Can I plant a vegetable garden where I just removed poison ivy?

frival(5)April 25, 2012

I just cleared a small patch of land next to the rear line of my property so I could use it as a vegetable garden. Lo and behold I discovered the hard way the roots I was pulling out were poison ivy. I believe I've gotten as close to all of the roots out of the soil as is possible in one pass but I'm not sure if the poison ivy will affect the plants or if the oils will somehow transfer to them as they grow. I really don't think my kids would enjoy ingesting urushiol-laced carrots and such. Can I plant without worry or is there something I need to do first or wait til next year or should I find a new spot for the garden? Or perhaps something entirely else I haven't considered?

Thank you for reporting this comment. Undo

I would wait a year. Not because the urushiol will infiltrate the carrots, but because the PI will probably come back and you won't be able to control it in the midst of your vegetables.

I would also, in this case, throw away my scruples and hit the sprouts with herbicide whenever they poke their heads up out of the ground.

But that's me. YMMD

    Bookmark   April 25, 2012 at 6:02PM
Thank you for reporting this comment. Undo
nancyjane_gardener(Zone 8ish North of San Francisco in the "real" wine country)

I'm voting on a new spot! If that nasty stuff starts sprouting up, are you going to send your kids out to pick some lettuce for a nice little salad?
I'm also with 1Tilton about spraying the hell out of the stuff! It's almost as hard to get rid of as blackberries!
JMHO Nancy
PS I have both poison oak and blackberries at my summer home!

    Bookmark   April 25, 2012 at 9:11PM
Thank you for reporting this comment. Undo
digdirt2(6b-7a No.Cent. AR HZ8 Sun-35)

Sorry but I have to agree with the pick-another-spot crew. Or at least wait another year and continue to eradicate it from that area in the meantime.


    Bookmark   April 25, 2012 at 9:18PM
Thank you for reporting this comment. Undo

I disagree. I agree that it will come back, but poison ivy is perhaps the most sensitive plants to Round up. You can apply two drops on three leaves with a small paint brush, and the whole plant dies. I was able to eliminate it from my blackberries without losing a single bramble. Once the plant dies (3-4 weeks after painting), cut it at the base so it falls to the floor and starts rotting.

But I would not plant carrots, lettuce or turnips in there the first year, only stuff that is well elevated, tomatoes, pole beans or cucurbita with a trellis, collard, broccoli, Brussels sprouts, okra, pepper, eggplant. PI usually grows in good soil. You could also lay down cardboard and mulch, and punch holes just for the plants. That will separate you from the PI, but pay attention not to touch the trowel blade while you plant. This second method is probably as good as the first.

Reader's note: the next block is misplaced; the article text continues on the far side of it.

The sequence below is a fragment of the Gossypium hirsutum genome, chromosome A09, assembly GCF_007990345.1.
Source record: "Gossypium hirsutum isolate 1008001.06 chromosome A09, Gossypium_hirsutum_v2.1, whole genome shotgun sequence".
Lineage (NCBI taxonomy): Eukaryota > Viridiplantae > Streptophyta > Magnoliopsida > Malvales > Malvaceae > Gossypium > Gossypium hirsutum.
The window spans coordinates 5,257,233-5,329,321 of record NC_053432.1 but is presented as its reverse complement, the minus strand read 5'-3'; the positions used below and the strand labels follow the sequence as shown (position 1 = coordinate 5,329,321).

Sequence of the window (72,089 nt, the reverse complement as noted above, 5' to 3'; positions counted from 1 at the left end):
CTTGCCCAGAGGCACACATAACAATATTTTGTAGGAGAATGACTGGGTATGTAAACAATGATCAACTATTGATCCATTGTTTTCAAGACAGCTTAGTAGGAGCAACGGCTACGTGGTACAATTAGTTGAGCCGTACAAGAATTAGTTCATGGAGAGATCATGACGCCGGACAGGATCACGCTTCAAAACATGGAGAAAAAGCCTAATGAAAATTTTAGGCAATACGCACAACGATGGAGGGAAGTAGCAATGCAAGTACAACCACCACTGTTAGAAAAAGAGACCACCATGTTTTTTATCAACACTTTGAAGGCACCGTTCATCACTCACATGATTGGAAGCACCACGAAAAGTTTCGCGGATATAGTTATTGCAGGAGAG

Bookmark   April 25, 2012 at 10:28PM
Thank you for reporting this comment. Undo
scotty66(8 Hutto TX)

i think glib has some sound advice.... I don't believe you stated if it would be a raised bed or not...

you could definitely do a raised garden or lasagna garden. as glib pointed out the cardboard would help eradicate any remaining poison ivy.

and if the raised bed was of sufficient height, you could would even be able to grow those carrots.

    Bookmark   April 26, 2012 at 2:38AM
Thank you for reporting this comment. Undo

I have PI, and blackberries, and greenbrier infesting my property. The blackberries never make much in the way of fruit because we have co-opted all sufficiently sunny areas for vegetables and flowers. Anyway, I pull PI every year from the gardens, so it can be done. And has to be done, if you aren't going to use round-up.

Round-up binds up minerals and impoverishes the soil.

    Bookmark   April 26, 2012 at 6:49AM
Thank you for reporting this comment. Undo

After reclaiming space from a melange of poison ivy, stinging nettles, bindweed and burdock, I can't say enough good things about continuous cover cropping with buckwheat for the summer, then a hardy cover crop like hairy vetch in the fall. Each renovation is a chance to dig out the invasives. In a year it will be a fine garden.

    Bookmark   April 26, 2012 at 7:38AM
Thank you for reporting this comment. Undo

The paint brush method uses minimal amounts of RU. I still have half of a four oz. bottle, and it was bought in the late 1990.

    Bookmark   April 26, 2012 at 7:44AM
Sign Up to comment
More Discussions
Who uses hog/cattle panels for Tomato Trellis? Need some advice
Hello, I'm close to going with some kind of livestock...
Starting a garden in Corpus Christi Texas
I am a beginning gardener and I have gotten some helpful...
Sincere Question - Why Participate?
If I had found this site from doing a web search because...
eggplant not germinating
I put in my eggplant seeds on 1/25 and left them on...
NewTXGardener (8a Dallas)
Can I use grape leaves as mulch?
I have alot of chopped and dried grape vine leaves....
People viewed this after searching for:
© 2015 Houzz Inc. Houzz® The new way to design your home™